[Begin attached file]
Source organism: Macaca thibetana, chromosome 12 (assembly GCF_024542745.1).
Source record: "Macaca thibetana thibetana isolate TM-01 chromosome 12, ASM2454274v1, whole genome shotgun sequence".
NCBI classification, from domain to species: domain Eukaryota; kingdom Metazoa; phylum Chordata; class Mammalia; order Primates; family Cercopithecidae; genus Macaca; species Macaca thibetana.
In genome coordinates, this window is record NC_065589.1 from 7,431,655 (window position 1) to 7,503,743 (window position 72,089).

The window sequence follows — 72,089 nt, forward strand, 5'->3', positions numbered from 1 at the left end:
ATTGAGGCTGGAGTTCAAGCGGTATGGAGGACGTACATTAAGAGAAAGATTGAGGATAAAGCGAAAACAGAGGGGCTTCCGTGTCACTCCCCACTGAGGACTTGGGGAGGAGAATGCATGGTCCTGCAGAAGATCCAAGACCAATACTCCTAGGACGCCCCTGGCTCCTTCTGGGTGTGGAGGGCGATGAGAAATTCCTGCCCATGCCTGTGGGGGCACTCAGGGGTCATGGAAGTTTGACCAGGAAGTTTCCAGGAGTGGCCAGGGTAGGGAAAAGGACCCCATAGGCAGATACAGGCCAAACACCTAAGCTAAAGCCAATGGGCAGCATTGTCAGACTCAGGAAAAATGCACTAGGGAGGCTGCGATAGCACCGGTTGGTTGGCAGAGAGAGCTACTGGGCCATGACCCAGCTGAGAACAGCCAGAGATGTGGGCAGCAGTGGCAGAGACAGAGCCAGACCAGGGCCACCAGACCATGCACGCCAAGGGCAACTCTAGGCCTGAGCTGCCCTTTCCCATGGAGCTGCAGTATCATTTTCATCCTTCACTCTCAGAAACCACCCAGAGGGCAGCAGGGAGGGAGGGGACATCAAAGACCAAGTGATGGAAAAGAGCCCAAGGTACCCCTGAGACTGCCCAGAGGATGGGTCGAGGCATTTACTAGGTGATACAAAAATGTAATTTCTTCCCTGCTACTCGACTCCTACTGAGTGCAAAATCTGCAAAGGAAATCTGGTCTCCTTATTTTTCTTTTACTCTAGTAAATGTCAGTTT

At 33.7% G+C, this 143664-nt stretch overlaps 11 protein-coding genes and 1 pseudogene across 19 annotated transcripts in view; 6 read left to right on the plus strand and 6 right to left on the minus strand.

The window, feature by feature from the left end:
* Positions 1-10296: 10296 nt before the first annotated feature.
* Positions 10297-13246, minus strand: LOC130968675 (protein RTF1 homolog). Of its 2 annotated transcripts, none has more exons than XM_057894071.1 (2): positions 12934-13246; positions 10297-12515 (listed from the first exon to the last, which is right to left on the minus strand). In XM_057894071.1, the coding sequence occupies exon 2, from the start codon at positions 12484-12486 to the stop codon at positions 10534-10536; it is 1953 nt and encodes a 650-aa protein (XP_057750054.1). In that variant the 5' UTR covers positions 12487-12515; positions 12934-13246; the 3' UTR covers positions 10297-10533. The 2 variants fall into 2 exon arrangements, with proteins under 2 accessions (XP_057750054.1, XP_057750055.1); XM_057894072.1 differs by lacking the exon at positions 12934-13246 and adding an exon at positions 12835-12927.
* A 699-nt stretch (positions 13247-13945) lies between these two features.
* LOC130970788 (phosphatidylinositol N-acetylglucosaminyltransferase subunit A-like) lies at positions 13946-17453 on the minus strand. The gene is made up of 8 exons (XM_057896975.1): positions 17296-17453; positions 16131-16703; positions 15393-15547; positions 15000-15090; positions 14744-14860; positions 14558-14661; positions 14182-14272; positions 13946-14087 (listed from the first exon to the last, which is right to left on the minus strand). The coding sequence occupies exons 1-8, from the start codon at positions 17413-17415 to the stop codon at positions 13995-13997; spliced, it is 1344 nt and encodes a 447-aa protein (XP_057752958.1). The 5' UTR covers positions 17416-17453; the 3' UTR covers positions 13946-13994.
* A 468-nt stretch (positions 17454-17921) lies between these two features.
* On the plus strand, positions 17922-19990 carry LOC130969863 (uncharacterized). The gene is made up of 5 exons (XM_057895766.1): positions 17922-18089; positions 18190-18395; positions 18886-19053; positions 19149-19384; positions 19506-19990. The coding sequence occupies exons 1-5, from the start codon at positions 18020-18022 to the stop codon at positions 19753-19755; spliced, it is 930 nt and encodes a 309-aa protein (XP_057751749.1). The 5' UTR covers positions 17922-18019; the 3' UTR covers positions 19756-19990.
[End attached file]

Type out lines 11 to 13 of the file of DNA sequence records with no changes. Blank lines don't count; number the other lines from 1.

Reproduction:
* A 699-nt stretch (positions 13247-13945) lies between these two features.
* LOC130970788 (phosphatidylinositol N-acetylglucosaminyltransferase subunit A-like) lies at positions 13946-17453 on the minus strand. The gene is made up of 8 exons (XM_057896975.1): positions 17296-17453; positions 16131-16703; positions 15393-15547; positions 15000-15090; positions 14744-14860; positions 14558-14661; positions 14182-14272; positions 13946-14087 (listed from the first exon to the last, which is right to left on the minus strand). The coding sequence occupies exons 1-8, from the start codon at positions 17413-17415 to the stop codon at positions 13995-13997; spliced, it is 1344 nt and encodes a 447-aa protein (XP_057752958.1). The 5' UTR covers positions 17416-17453; the 3' UTR covers positions 13946-13994.
* A 468-nt stretch (positions 17454-17921) lies between these two features.